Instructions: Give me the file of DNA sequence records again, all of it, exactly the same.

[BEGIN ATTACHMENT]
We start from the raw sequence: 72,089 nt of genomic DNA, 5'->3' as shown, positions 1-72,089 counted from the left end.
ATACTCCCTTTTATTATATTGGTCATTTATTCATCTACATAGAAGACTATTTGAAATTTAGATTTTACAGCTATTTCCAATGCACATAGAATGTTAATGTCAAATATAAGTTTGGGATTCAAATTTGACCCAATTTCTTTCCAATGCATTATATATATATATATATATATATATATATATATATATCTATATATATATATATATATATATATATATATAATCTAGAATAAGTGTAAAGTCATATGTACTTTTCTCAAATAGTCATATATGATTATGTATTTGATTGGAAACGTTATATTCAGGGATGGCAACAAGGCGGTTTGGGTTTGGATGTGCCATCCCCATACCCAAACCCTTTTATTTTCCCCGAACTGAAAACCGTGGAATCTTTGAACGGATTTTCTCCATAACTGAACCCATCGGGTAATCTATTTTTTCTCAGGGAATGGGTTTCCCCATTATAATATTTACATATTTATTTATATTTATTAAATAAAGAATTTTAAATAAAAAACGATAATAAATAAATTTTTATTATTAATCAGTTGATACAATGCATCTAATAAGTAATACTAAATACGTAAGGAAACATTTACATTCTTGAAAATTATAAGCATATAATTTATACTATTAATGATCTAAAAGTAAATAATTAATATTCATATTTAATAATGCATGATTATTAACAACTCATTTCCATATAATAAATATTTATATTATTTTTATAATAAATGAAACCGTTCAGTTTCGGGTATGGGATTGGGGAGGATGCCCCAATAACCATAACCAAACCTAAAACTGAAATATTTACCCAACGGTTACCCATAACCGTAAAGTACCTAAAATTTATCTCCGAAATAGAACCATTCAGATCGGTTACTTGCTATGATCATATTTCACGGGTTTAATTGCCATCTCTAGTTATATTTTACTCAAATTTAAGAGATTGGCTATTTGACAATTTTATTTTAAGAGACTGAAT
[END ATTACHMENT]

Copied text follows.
We start from the raw sequence: 72,089 nt of genomic DNA, 5'->3' as shown, positions 1-72,089 counted from the left end.
ATACTCCCTTTTATTATATTGGTCATTTATTCATCTACATAGAAGACTATTTGAAATTTAGATTTTACAGCTATTTCCAATGCACATAGAATGTTAATGTCAAATATAAGTTTGGGATTCAAATTTGACCCAATTTCTTTCCAATGCATTATATATATATATATATATATATATATATATATATATCTATATATATATATATATATATATATATATATAATCTAGAATAAGTGTAAAGTCATATGTACTTTTCTCAAATAGTCATATATGATTATGTATTTGATTGGAAACGTTATATTCAGGGATGGCAACAAGGCGGTTTGGGTTTGGATGTGCCATCCCCATACCCAAACCCTTTTATTTTCCCCGAACTGAAAACCGTGGAATCTTTGAACGGATTTTCTCCATAACTGAACCCATCGGGTAATCTATTTTTTCTCAGGGAATGGGTTTCCCCATTATAATATTTACATATTTATTTATATTTATTAAATAAAGAATTTTAAATAAAAAACGATAATAAATAAATTTTTATTATTAATCAGTTGATACAATGCATCTAATAAGTAATACTAAATACGTAAGGAAACATTTACATTCTTGAAAATTATAAGCATATAATTTATACTATTAATGATCTAAAAGTAAATAATTAATATTCATATTTAATAATGCATGATTATTAACAACTCATTTCCATATAATAAATATTTATATTATTTTTATAATAAATGAAACCGTTCAGTTTCGGGTATGGGATTGGGGAGGATGCCCCAATAACCATAACCAAACCTAAAACTGAAATATTTACCCAACGGTTACCCATAACCGTAAAGTACCTAAAATTTATCTCCGAAATAGAACCATTCAGATCGGTTACTTGCTATGATCATATTTCACGGGTTTAATTGCCATCTCTAGTTATATTTTACTCAAATTTAAGAGATTGGCTATTTGACAATTTTATTTTAAGAGACTGAAT